William Inglis & Sons v. ITT Cont. Baking, 461 F. Supp. 410 (N.D. Cal. 1978)

US District Court for the Northern District of California - 461 F. Supp. 410 (N.D. Cal. 1978)
October 2, 1978

461 F. Supp. 410 (1978)

WILLIAM INGLIS & SONS BAKING CO. et al., Plaintiffs,
v.
ITT CONTINENTAL BAKING COMPANY, INC., et al., Defendants.
AMERICAN BAKERIES COMPANY, a corporation, and Langendorf United Bakeries, Inc., a corporation, et al., Counterclaimants,
v.
WILLIAM INGLIS & SONS BAKING CO., a corporation, et al., Counterclaim Defendants.

No. C-71-1906 SW.

United States District Court, N. D. California.

October 2, 1978.

*411 *412 *413 *414 Broad, Khourie & Schulz, Michael N. Khourie, Royce H. Schulz, Eugene C. Crew, Raymond L. Ocampo, Jr., San Francisco, *415 Cal., Harold Greenwald, New York City, for plaintiffs and counterclaim defendants.

Robert D. Raven, James J. Garrett, Barry E. Carter, Morrison & Foerster, San Francisco, Cal., John H. Schafer, III, Charles E. Buffon, John D. Taurman, Covington & Burling, Washington, D. C., for defendants, ITT Continental Baking Co., Inc. and Di Carlo's Baking Co.

Richard S. Haas, Michael B. Flesch, Brobeck, Phleger & Harrison, San Francisco, Cal., John T. Cusack, Thomas Campbell, John P. McGuinnis, Gardner, Carton & Douglas, Chicago, Ill., for defendants, American Bakeries Co. and Langendorf United Bakeries, Inc.; Mitchell J. Wiet, Chicago, Ill., of counsel.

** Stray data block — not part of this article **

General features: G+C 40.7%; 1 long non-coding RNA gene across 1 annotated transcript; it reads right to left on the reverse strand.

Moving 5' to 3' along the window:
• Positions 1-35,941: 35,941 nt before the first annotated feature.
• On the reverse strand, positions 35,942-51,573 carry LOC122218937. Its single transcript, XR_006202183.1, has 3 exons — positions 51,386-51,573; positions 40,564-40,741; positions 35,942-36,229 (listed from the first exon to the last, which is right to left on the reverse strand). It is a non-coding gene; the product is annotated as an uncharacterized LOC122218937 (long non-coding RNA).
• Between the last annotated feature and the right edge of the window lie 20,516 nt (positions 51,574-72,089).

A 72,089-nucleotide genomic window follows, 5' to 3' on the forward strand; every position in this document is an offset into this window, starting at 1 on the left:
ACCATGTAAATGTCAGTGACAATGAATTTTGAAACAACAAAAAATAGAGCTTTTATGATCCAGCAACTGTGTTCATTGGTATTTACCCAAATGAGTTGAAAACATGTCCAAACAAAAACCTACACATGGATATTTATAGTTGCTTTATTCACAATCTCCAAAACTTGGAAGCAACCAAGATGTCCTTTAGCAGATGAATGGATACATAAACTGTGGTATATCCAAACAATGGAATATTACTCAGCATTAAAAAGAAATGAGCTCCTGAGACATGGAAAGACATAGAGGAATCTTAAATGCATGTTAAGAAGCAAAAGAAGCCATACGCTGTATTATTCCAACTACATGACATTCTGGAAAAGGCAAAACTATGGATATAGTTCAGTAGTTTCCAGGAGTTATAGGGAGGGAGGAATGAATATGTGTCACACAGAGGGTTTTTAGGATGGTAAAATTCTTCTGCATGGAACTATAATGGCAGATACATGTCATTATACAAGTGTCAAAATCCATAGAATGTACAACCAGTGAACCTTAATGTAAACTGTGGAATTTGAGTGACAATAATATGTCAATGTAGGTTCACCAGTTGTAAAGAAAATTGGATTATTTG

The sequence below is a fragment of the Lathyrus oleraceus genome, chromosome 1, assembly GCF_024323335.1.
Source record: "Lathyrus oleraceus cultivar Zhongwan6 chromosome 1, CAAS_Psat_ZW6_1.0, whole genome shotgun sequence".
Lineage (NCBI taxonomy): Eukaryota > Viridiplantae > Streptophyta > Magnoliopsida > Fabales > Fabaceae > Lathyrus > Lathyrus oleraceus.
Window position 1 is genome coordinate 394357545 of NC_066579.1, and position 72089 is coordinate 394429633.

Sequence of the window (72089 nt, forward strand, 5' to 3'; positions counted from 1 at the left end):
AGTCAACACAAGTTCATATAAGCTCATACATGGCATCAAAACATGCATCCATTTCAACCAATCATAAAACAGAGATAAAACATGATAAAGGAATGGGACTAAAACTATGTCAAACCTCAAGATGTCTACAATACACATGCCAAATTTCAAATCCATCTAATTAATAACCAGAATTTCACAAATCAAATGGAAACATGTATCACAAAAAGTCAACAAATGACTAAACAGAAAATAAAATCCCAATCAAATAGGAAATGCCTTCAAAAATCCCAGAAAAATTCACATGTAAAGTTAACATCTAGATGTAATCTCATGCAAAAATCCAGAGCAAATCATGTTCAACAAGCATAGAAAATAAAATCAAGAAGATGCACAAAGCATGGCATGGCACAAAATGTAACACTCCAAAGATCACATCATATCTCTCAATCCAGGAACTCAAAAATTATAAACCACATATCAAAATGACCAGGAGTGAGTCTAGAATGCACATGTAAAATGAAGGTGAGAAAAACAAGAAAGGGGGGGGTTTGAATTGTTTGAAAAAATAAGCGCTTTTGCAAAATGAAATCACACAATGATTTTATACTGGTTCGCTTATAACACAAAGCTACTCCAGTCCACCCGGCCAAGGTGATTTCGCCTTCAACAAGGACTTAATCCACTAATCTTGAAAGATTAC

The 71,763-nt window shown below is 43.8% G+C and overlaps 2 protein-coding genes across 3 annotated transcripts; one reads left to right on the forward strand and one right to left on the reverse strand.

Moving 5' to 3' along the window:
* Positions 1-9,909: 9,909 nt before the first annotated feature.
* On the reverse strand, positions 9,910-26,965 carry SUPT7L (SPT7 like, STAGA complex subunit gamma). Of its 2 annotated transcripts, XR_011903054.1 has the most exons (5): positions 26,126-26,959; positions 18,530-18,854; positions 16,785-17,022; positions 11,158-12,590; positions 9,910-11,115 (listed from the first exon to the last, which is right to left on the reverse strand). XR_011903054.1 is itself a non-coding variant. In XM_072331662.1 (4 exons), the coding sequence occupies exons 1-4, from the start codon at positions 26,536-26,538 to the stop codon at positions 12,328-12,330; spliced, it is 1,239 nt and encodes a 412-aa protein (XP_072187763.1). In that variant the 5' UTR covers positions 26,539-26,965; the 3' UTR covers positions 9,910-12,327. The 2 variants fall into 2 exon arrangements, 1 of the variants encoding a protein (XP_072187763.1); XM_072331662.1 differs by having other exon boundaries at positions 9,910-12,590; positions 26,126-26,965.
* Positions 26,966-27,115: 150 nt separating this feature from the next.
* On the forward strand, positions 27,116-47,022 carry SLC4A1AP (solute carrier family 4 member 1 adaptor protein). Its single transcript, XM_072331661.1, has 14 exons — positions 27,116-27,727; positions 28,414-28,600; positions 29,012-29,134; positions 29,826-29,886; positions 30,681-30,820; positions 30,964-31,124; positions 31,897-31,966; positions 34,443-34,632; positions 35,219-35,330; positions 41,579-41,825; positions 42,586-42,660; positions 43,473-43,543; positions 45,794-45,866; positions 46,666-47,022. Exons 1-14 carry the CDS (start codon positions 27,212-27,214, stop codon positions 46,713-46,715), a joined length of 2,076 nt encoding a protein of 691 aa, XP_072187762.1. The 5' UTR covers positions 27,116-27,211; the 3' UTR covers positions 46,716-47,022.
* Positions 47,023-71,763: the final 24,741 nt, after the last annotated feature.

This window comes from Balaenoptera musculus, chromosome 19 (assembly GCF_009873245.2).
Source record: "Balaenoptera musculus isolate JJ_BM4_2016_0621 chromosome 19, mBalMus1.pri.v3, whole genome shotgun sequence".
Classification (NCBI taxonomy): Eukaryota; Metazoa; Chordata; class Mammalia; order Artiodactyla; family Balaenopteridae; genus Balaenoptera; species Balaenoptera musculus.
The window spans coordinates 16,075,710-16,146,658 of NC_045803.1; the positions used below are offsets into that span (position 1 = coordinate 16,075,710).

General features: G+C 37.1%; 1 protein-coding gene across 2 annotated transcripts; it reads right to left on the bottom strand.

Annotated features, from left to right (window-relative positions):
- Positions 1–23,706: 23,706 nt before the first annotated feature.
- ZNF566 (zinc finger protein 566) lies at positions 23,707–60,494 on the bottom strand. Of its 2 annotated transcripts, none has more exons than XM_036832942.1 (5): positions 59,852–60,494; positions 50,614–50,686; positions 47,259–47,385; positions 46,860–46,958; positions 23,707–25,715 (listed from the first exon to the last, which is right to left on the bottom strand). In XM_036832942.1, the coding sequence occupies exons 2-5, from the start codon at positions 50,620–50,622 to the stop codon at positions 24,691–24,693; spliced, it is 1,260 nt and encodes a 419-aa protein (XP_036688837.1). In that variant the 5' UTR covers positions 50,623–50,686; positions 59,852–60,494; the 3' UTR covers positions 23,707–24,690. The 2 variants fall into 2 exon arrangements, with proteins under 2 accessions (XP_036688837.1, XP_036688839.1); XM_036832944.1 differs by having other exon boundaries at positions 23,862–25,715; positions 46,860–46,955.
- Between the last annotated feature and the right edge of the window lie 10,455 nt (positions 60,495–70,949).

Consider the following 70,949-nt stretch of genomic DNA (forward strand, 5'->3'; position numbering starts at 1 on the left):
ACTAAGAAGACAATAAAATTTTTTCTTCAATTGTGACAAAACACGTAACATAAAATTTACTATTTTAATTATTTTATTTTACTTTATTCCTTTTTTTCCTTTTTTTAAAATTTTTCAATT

Edward L. Foote, Terry M. Grimm, Winston & Strawn, Chicago, Ill., Gary Stephen Anderson, Farella, Braun & Martel, San Francisco, Cal., Ray Sandy Sutton, Kansas City, Mo., for defendant, Interstate Brands Corp.

 
MEMORANDUM AND ORDER

SPENCER WILLIAMS, District Judge.

Plaintiff William Inglis & Sons Baking Co. (hereinafter Inglis) was an independent wholesale baker in the San Joaquin Valley prior to going out of business in April 1976. It manufactured and distributed bread and bread-type rolls in the San Francisco Bay Area, the Sacramento Valley, the San Joaquin Valley, parts of the Mother Lode country and of Lake Tahoe.

In 1971, Inglis and several other bakers brought this action against competing independent wholesale bakers alleging antitrust violations in the Northern California, Southern California and the Northwest markets. In 1977, this court ordered separate trials for each market. Trial for the Northern California market commenced in March 1978. This trial involved plaintiff Inglis and defendants ITT Continental Baking Co. (hereinafter Continental) and American Bakeries Co. A third Northern California market defendant, Campbell-Taggart, entered into a settlement agreement with the plaintiff prior to trial.[1]

After a five-week trial, the jury returned a verdict against defendant Continental in the amount of $4,416,474 on the claims brought pursuant to § 2 of the Sherman Act (15 U.S.C. § 2) and the Robinson-Patman Act (15 U.S.C. § 13) and of $631,526 on the claims brought pursuant to the California Unfair Practices Act (Cal.Bus. & Prof. Code § 17000 et seq.). The jury found no liability on the part of defendant American Bakeries Co. and also returned a verdict of no liability on the counterclaim brought by American against Inglis.